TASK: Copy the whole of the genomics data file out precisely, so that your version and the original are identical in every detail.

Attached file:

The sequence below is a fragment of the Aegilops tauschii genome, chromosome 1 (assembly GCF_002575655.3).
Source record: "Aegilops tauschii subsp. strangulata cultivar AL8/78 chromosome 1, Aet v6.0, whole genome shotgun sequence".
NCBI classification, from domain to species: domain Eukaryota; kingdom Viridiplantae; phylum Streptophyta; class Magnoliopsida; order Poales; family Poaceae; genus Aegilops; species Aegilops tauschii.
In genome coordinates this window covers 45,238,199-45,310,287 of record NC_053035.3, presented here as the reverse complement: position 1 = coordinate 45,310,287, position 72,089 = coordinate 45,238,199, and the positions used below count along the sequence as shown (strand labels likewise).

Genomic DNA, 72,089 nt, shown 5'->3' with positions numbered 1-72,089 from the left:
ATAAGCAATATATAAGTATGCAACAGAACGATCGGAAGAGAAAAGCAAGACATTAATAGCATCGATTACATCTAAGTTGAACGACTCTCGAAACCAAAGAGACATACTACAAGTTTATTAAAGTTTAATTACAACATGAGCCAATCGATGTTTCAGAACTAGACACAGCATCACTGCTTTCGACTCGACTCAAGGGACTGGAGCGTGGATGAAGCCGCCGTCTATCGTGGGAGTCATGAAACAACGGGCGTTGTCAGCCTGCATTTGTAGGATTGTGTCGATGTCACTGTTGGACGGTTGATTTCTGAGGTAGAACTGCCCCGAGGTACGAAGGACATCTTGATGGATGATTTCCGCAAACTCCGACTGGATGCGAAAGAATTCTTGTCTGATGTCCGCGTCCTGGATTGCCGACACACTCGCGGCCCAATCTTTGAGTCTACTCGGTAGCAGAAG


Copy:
The sequence below is a fragment of the Aegilops tauschii genome, chromosome 1 (assembly GCF_002575655.3).
Source record: "Aegilops tauschii subsp. strangulata cultivar AL8/78 chromosome 1, Aet v6.0, whole genome shotgun sequence".
NCBI classification, from domain to species: domain Eukaryota; kingdom Viridiplantae; phylum Streptophyta; class Magnoliopsida; order Poales; family Poaceae; genus Aegilops; species Aegilops tauschii.
In genome coordinates this window covers 45,238,199-45,310,287 of record NC_053035.3, presented here as the reverse complement: position 1 = coordinate 45,310,287, position 72,089 = coordinate 45,238,199, and the positions used below count along the sequence as shown (strand labels likewise).

Genomic DNA, 72,089 nt, shown 5'->3' with positions numbered 1-72,089 from the left:
ATAAGCAATATATAAGTATGCAACAGAACGATCGGAAGAGAAAAGCAAGACATTAATAGCATCGATTACATCTAAGTTGAACGACTCTCGAAACCAAAGAGACATACTACAAGTTTATTAAAGTTTAATTACAACATGAGCCAATCGATGTTTCAGAACTAGACACAGCATCACTGCTTTCGACTCGACTCAAGGGACTGGAGCGTGGATGAAGCCGCCGTCTATCGTGGGAGTCATGAAACAACGGGCGTTGTCAGCCTGCATTTGTAGGATTGTGTCGATGTCACTGTTGGACGGTTGATTTCTGAGGTAGAACTGCCCCGAGGTACGAAGGACATCTTGATGGATGATTTCCGCAAACTCCGACTGGATGCGAAAGAATTCTTGTCTGATGTCCGCGTCCTGGATTGCCGACACACTCGCGGCCCAATCTTTGAGTCTACTCGGTAGCAGAAG